Two years later, Beame appointed Dinkins to City Clerk, another patronage job, Rich noted, and a post he would hold for ten years. In 1977 and again in 1981 he was defeated in bids for Manhattan Borough President before winning it in 1985. It was in this capacity that he began to renew a tarnished reputation with his concern for the homeless, and those afflicted with AIDS.

Mayor David Dinkins with Nelson and Winnie Mandela

Lem Peterkin photo

Mayor David Dinkins with Nelson and Winnie Mandela

Lynda Hamilton sent a statement on behalf of the Dinkins’ family, “

The Dinkins family wishes to express their appreciation to everyone who has reached out with condolences, respect, and love. David N. Dinkins was a devoted family man whose love had no bounds. He extended his wealth of compassion to the citizens of New York City and beyond the five boroughs of its Gorgeous Mosaic. As we mourn his passing, we cherish the legacy that he left behind. He showed us how to care for one another with dignity and grace. He fought for what he believed in and never compromised his principles.”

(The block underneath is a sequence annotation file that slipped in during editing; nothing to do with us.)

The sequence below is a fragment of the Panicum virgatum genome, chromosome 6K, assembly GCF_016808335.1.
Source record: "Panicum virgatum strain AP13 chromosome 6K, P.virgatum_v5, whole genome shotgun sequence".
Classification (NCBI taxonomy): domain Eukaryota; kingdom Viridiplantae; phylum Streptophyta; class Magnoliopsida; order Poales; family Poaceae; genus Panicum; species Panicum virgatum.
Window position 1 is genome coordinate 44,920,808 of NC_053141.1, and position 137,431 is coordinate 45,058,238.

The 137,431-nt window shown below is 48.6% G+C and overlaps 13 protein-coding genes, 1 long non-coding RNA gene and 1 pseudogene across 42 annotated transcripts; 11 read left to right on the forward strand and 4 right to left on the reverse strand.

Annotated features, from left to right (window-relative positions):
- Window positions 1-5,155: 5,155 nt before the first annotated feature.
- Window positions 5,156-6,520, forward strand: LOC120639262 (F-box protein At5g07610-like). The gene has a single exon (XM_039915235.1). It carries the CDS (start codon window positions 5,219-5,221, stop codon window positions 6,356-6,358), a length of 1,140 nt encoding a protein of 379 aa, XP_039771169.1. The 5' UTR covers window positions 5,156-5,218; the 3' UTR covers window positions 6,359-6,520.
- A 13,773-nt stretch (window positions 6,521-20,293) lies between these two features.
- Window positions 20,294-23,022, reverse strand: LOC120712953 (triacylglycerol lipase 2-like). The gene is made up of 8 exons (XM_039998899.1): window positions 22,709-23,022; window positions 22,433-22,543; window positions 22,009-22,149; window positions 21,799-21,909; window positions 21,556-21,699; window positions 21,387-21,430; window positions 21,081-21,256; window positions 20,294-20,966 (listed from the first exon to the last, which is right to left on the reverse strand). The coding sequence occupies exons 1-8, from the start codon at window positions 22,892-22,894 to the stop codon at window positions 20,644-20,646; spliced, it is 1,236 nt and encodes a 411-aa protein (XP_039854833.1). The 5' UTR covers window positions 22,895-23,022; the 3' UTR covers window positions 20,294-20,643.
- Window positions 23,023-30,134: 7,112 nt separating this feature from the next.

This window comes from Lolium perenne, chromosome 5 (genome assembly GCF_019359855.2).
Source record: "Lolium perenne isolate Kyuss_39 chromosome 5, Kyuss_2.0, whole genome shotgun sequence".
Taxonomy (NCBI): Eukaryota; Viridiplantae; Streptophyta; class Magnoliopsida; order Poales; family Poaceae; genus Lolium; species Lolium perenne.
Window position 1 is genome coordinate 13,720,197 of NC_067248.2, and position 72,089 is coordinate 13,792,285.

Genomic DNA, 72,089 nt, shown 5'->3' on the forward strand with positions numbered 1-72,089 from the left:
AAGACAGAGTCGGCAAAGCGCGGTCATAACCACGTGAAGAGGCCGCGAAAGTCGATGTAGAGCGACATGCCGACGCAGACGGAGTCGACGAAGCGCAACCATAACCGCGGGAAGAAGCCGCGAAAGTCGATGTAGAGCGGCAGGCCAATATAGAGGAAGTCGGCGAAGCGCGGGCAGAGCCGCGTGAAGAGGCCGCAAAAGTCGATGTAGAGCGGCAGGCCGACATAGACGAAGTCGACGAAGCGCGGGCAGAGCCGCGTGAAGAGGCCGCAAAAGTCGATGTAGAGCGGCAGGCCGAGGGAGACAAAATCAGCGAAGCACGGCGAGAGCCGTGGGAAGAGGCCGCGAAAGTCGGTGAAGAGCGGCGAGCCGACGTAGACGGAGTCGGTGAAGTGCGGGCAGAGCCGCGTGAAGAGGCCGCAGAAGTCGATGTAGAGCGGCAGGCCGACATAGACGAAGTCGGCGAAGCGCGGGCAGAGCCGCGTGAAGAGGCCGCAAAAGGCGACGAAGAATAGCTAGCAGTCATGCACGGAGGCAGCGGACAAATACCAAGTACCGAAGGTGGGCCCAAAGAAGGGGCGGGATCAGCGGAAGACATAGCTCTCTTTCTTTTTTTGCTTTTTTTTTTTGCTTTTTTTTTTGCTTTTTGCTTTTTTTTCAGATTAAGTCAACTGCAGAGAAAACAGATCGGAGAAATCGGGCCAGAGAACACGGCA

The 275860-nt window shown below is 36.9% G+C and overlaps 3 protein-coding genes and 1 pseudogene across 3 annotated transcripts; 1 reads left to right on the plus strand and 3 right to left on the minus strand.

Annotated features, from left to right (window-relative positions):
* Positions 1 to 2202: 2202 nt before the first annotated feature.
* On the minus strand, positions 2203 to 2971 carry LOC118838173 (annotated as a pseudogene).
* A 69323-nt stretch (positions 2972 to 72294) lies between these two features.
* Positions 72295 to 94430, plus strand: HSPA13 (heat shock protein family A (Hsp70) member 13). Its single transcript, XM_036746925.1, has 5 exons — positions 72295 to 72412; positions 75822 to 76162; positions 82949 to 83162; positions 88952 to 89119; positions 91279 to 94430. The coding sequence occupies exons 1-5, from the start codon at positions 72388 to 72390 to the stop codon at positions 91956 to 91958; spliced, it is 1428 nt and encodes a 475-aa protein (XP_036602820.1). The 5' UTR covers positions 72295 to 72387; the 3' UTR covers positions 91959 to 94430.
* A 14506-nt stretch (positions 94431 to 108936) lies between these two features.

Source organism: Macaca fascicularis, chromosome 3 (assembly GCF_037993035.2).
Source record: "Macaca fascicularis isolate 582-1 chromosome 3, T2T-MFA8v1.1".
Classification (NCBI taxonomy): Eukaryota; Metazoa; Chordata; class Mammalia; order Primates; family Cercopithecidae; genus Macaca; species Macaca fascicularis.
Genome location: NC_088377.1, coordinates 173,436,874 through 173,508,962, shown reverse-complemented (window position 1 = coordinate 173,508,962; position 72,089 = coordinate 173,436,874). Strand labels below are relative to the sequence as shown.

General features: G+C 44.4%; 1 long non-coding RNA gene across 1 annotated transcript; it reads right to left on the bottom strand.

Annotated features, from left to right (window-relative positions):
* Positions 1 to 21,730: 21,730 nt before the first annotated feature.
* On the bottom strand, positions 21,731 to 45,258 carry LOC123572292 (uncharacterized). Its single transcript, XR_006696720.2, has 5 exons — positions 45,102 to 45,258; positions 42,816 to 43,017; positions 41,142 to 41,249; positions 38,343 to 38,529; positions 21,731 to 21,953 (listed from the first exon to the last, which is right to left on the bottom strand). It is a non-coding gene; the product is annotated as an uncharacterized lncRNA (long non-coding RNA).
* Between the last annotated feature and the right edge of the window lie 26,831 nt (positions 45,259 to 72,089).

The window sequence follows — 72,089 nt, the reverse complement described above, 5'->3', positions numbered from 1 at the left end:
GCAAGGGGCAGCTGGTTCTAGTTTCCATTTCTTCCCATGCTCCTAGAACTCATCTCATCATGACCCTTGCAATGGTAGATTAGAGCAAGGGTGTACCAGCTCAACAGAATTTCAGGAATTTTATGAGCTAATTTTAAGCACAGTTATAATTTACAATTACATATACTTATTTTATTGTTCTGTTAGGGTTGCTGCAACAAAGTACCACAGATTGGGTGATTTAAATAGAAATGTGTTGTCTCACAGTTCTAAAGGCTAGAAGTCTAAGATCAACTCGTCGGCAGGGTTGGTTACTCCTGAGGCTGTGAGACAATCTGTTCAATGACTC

Hamilton added, ”As the 106th Mayor of New York City and the first African American to hold that office, our patriarch’s place in history is secure. He was a trailblazer who forged a path for others to follow. He will live on as today’s and future leaders trace and advance from those footsteps.”

Born David Norman Dinkins in Trenton, New Jersey on July 10, 1927, he was the son of William Harvey Dinkins, Jr., a native of Virginia. When his parents separated and later divorced, Dinkins, with his mother and sister, Joyce, moved to Harlem. But he and his sister subsequently moved to Trenton with their father and their stepmother, Lottie Hartgell. Dinkins attended Trenton Central High School where he was a good student, particularly in Latin. After graduation in 1945, there was a brief stint in the Army before transferring to the Marines. He was discharged a year later and with the assistance of the GI Bill of Rights he enrolled at Howard University, majoring in mathematics and graduating with honors in 1950.